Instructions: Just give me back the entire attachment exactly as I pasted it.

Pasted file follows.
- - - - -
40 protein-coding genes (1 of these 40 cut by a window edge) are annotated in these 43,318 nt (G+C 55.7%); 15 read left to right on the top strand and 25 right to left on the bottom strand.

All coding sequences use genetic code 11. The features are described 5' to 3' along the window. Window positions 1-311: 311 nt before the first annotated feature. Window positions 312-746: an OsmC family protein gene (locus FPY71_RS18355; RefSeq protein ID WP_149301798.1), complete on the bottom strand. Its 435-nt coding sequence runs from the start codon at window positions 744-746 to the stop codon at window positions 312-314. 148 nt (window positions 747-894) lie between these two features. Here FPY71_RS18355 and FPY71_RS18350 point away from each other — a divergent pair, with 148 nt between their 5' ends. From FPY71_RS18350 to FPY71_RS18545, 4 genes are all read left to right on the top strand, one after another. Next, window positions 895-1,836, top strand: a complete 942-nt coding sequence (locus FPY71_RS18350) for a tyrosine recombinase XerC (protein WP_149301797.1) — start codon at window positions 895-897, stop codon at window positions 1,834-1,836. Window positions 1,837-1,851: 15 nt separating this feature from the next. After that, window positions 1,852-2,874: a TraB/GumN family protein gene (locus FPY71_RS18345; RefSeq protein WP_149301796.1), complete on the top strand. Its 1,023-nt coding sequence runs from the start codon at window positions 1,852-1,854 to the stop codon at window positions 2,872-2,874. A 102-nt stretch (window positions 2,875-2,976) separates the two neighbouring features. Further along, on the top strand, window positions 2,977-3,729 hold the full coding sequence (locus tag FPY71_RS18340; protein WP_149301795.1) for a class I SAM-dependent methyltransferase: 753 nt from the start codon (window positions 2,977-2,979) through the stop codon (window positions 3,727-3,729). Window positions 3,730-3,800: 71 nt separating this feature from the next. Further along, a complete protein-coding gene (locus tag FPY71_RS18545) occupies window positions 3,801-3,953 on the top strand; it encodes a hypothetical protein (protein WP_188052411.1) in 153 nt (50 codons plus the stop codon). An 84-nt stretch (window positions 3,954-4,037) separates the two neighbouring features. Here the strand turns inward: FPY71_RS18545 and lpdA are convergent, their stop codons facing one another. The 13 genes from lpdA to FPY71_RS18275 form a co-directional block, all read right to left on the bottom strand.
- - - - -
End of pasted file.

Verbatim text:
40 protein-coding genes (1 of these 40 cut by a window edge) are annotated in these 43,318 nt (G+C 55.7%); 15 read left to right on the top strand and 25 right to left on the bottom strand.

All coding sequences use genetic code 11. The features are described 5' to 3' along the window. Window positions 1-311: 311 nt before the first annotated feature. Window positions 312-746: an OsmC family protein gene (locus FPY71_RS18355; RefSeq protein ID WP_149301798.1), complete on the bottom strand. Its 435-nt coding sequence runs from the start codon at window positions 744-746 to the stop codon at window positions 312-314. 148 nt (window positions 747-894) lie between these two features. Here FPY71_RS18355 and FPY71_RS18350 point away from each other — a divergent pair, with 148 nt between their 5' ends. From FPY71_RS18350 to FPY71_RS18545, 4 genes are all read left to right on the top strand, one after another. Next, window positions 895-1,836, top strand: a complete 942-nt coding sequence (locus FPY71_RS18350) for a tyrosine recombinase XerC (protein WP_149301797.1) — start codon at window positions 895-897, stop codon at window positions 1,834-1,836. Window positions 1,837-1,851: 15 nt separating this feature from the next. After that, window positions 1,852-2,874: a TraB/GumN family protein gene (locus FPY71_RS18345; RefSeq protein WP_149301796.1), complete on the top strand. Its 1,023-nt coding sequence runs from the start codon at window positions 1,852-1,854 to the stop codon at window positions 2,872-2,874. A 102-nt stretch (window positions 2,875-2,976) separates the two neighbouring features. Further along, on the top strand, window positions 2,977-3,729 hold the full coding sequence (locus tag FPY71_RS18340; protein WP_149301795.1) for a class I SAM-dependent methyltransferase: 753 nt from the start codon (window positions 2,977-2,979) through the stop codon (window positions 3,727-3,729). Window positions 3,730-3,800: 71 nt separating this feature from the next. Further along, a complete protein-coding gene (locus tag FPY71_RS18545) occupies window positions 3,801-3,953 on the top strand; it encodes a hypothetical protein (protein WP_188052411.1) in 153 nt (50 codons plus the stop codon). An 84-nt stretch (window positions 3,954-4,037) separates the two neighbouring features. Here the strand turns inward: FPY71_RS18545 and lpdA are convergent, their stop codons facing one another. The 13 genes from lpdA to FPY71_RS18275 form a co-directional block, all read right to left on the bottom strand.